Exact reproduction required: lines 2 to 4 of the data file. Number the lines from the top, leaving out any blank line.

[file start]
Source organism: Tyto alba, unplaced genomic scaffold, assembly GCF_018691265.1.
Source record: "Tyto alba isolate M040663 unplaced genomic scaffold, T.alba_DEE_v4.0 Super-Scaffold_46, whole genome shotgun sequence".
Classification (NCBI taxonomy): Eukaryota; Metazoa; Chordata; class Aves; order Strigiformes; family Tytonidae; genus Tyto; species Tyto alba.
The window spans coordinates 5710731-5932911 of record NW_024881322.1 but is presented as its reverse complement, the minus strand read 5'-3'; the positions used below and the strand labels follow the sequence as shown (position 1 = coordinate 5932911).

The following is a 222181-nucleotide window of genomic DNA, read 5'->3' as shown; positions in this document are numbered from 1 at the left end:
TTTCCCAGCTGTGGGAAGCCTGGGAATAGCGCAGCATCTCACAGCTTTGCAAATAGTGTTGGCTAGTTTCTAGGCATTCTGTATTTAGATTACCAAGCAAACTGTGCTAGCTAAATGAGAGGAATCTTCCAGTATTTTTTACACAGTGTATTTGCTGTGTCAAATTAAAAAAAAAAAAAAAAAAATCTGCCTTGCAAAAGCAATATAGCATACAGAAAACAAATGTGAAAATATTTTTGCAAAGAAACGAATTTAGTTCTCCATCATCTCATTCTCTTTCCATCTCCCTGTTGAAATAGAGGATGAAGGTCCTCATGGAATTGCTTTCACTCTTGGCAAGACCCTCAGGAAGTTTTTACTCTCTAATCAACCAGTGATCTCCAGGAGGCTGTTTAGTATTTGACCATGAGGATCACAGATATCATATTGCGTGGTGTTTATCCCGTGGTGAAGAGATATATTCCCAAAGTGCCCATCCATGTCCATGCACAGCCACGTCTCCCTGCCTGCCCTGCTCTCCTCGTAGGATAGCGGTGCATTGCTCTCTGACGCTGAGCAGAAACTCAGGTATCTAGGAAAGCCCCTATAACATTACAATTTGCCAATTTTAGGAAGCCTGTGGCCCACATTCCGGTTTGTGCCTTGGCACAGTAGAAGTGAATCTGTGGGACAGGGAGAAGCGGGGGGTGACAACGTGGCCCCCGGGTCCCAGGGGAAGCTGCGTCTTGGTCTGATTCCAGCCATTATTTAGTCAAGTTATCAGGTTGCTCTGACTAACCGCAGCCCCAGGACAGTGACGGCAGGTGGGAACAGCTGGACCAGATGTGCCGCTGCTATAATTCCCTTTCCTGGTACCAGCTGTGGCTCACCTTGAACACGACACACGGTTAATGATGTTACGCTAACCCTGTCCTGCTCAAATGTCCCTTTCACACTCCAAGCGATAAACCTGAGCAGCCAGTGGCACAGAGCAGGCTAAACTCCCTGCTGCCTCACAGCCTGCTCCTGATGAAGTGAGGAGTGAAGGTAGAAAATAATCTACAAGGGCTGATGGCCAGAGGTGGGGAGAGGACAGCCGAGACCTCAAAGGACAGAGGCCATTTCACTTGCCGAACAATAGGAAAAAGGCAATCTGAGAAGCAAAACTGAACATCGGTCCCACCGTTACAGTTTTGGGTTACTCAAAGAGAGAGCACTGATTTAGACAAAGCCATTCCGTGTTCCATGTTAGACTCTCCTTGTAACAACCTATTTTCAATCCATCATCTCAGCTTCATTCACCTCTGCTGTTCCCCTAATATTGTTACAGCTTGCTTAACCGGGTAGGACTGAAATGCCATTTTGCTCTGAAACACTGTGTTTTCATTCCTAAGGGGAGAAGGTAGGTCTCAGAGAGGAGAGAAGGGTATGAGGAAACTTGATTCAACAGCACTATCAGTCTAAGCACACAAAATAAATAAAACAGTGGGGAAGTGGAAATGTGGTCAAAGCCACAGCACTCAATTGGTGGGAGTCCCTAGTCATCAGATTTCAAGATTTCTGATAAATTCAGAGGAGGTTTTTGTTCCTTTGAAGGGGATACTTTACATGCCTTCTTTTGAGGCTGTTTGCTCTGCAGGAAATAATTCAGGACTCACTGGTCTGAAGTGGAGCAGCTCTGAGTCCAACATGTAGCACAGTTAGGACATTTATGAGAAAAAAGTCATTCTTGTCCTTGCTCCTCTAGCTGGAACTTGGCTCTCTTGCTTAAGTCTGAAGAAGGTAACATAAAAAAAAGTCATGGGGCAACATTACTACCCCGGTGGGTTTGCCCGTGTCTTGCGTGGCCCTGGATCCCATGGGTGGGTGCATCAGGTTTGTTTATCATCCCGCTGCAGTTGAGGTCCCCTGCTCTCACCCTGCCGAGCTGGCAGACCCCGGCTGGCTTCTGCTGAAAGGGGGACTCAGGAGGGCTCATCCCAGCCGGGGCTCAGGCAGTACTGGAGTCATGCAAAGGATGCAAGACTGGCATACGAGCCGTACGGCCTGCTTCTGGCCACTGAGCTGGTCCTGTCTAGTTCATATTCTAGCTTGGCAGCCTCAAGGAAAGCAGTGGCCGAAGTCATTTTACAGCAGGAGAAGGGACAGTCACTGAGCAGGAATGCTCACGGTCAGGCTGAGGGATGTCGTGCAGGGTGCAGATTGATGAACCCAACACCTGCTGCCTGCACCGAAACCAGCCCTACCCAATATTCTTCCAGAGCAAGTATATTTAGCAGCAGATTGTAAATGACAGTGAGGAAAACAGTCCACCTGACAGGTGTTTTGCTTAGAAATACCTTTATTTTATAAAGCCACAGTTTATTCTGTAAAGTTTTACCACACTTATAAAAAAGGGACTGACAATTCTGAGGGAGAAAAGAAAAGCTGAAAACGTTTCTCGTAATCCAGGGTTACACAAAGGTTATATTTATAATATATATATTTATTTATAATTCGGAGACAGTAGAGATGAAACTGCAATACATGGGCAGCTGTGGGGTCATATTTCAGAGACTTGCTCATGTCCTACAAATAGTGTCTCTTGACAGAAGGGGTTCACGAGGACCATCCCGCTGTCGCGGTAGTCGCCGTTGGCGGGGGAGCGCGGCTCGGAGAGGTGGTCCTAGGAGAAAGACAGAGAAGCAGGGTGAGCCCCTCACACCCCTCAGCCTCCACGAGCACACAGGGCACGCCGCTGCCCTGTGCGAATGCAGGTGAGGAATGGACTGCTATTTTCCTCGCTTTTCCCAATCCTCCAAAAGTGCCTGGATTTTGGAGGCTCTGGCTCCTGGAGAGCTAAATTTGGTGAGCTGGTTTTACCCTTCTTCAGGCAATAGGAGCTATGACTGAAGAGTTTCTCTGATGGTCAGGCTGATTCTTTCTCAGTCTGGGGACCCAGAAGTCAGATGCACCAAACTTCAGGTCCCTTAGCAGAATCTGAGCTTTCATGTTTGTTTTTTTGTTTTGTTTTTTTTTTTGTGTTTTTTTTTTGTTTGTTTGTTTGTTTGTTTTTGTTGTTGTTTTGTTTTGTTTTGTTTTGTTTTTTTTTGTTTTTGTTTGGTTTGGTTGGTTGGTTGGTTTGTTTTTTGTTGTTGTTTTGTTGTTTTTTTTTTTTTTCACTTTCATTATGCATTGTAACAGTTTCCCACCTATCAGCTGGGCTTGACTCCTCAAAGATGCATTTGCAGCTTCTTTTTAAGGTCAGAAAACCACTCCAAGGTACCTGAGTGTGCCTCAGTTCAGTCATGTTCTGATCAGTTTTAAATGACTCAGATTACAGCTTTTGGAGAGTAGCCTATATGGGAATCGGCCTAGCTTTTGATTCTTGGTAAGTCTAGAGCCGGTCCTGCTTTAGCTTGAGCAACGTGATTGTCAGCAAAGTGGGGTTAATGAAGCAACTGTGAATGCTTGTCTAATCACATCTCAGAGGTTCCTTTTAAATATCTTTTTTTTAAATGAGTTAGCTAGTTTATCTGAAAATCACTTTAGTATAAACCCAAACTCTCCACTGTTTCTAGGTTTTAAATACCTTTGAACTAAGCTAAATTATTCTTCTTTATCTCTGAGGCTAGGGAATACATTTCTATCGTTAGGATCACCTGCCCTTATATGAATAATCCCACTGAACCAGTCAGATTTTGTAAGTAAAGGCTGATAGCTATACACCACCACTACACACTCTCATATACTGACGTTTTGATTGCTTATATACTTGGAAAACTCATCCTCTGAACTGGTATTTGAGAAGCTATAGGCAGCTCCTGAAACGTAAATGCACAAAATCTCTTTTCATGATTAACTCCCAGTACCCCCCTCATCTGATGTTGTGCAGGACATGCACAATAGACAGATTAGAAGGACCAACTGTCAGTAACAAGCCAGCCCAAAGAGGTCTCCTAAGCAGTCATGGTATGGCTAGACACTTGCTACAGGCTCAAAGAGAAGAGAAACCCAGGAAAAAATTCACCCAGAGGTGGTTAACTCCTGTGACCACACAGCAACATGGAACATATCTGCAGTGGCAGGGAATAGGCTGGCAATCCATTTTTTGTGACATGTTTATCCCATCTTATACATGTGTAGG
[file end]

Source record: "Tyto alba isolate M040663 unplaced genomic scaffold, T.alba_DEE_v4.0 Super-Scaffold_46, whole genome shotgun sequence".
Classification (NCBI taxonomy): Eukaryota; Metazoa; Chordata; class Aves; order Strigiformes; family Tytonidae; genus Tyto; species Tyto alba.
The window spans coordinates 5710731-5932911 of record NW_024881322.1 but is presented as its reverse complement, the minus strand read 5'-3'; the positions used below and the strand labels follow the sequence as shown (position 1 = coordinate 5932911).